The Church has its own wearable, what's your excuse?
The Catholic Church just launched a wearable.
Yes, you read that right.
The Vatican launched an e-rosary with an accompanying app called Click to Pray that is activated by doing the sign of the cross.
What the actual fuck.
I dug around the internet sure this was some prank, or misinformation at least, but it’s neither. It’s true. One of the oldest institutions in the world, one that is not really known for being forward thinking, launched a piece of technology - including software and hardware.
Here what it looks like:
(It actually looks quite sleek. Go to Amazon to get yours)
Earlier this year, the Pope and his priest mates shut down the Sistine Chapel for a week-long hackathon and came out with a working prototype that was then sent over to a congregation of Christian developers in Palo Alto to be fully developed.
Ha, no. This last part isn’t true - the technology was outsourced and there was even a security flaw in the app - but I couldn’t happen but imagine the chapel hackathon scene.
Anyways, I obviously had to download the app (if you want to find me there, I’m Holy Nicole) and it’s just insane. There’s so much in there - it got me in a rabbit hole.
To get started is pretty straightforward - you log in, you can pair your ‘smart beads’ or skip this step, and start praying your rosary. You can choose which ambient sound you want while you pray, and when you finish that prayer, move to the next bead, so you get your streak. (Holy fuck - the Church is using gamification?!)
Oh, but that’s not all.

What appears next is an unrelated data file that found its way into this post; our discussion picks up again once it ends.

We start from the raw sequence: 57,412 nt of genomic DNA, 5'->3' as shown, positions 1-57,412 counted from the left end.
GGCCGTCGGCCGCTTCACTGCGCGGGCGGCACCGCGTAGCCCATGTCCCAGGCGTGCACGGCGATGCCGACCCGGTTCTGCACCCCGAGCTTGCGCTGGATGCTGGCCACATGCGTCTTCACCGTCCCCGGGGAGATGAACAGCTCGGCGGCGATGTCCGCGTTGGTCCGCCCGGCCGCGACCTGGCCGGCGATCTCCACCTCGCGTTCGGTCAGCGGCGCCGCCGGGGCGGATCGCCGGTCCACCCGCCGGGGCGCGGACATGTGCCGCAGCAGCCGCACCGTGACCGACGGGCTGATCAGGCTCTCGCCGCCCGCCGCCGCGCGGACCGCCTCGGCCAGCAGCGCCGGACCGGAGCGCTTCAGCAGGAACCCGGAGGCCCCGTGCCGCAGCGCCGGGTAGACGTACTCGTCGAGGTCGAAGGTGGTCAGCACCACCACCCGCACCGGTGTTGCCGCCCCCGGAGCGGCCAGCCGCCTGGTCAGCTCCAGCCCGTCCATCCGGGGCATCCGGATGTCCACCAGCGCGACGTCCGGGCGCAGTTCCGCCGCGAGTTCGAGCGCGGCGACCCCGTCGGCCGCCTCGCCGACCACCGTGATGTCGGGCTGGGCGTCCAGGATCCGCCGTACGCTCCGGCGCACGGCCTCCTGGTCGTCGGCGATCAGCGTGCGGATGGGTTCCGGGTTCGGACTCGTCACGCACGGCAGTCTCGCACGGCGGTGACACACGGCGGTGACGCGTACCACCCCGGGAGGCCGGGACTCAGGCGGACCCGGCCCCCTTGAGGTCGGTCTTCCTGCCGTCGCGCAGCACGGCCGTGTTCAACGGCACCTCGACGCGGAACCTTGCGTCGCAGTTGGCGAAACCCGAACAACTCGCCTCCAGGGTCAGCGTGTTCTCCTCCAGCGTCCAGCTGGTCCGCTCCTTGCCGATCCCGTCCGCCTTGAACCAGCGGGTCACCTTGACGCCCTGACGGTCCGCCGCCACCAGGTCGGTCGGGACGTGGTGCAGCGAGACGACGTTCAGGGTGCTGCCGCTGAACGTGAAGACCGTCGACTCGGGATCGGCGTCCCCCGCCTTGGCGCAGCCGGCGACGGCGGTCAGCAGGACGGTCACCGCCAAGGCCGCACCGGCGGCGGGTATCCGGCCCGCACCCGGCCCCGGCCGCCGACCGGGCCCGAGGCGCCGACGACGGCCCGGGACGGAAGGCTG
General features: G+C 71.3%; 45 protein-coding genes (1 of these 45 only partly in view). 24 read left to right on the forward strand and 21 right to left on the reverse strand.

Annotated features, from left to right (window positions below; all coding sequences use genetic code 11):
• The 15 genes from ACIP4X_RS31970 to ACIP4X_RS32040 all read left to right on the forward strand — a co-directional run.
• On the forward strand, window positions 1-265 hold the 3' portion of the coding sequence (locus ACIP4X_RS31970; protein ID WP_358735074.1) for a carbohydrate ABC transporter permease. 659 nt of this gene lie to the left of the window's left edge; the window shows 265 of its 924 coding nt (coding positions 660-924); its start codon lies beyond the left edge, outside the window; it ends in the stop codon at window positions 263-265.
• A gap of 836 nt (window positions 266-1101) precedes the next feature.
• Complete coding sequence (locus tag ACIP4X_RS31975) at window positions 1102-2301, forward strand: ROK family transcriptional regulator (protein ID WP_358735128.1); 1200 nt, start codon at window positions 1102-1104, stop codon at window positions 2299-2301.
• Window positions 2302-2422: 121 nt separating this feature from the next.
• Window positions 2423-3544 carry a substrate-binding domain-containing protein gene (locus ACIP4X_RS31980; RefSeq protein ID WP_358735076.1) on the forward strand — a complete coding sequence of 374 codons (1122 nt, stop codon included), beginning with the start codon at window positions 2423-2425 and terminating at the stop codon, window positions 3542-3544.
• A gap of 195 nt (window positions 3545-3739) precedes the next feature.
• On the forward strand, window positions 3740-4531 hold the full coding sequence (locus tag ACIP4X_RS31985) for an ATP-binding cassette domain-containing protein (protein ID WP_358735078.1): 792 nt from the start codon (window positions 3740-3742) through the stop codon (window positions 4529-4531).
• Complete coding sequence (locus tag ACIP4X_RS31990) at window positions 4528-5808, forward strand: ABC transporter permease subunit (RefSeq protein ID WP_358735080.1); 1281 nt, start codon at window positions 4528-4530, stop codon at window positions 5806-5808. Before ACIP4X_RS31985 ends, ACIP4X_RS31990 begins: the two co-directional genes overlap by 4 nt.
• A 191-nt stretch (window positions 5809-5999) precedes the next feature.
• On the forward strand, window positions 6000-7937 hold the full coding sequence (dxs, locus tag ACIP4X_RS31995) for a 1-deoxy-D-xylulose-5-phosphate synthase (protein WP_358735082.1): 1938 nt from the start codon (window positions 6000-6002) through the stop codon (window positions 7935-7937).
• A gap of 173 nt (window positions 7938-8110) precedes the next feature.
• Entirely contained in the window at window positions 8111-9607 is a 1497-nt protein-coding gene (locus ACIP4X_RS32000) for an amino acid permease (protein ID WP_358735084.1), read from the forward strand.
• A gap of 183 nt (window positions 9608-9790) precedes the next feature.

Not all Rosary types are available for all. Only those with the e-Rosary beads can unlock all the options. Yep, it’s a freemium-ish business model.
Oh, and there’s more.
If you’re an avid prayer and the full rosary prayer isn’t enough, you can explore further in the ‘Click to Pray’ tab that has Daily Prayers (there are three today: With Jesus in the morning, during the day and in the night) plus hundreds of Pope’s Prayer Intentions.
But if you’re a young catholic who is into technology (if you are, please reach out to me, I’d love to know how you came across this blog), you’ll know the Click to Pray isn’t anything new - it’s actually a stand alone app that has even more functionalities, part of the Pope's Worldwide Prayer Network.
Of course I downloaded that one too.
The Click to Pray app is slow and buggy. There’s a tutorial, but that’s also buggy and the app is not as intuitive as the newer, shiny-smart-beads-connected version.
But the intention is surely there, and this one has something that intrigued me, called Pray with the Network. It is basically a social network for (catholic) prayers. There, the faithful can add their own prayers and others can click to pray with them. Basically, you can either add your own or you can search for a prayer by language (Chinese, English, French, German, Italian, Portuguese & Spanish), and then ‘click to pray’ to show that person you prayed with them. There’s even a number that tells everyone how many people done the same.
Other 4 people and I have now clicked to pray, in Spanish, for Argentinean Lucas’s prayer for his little dog’s paw to get cured.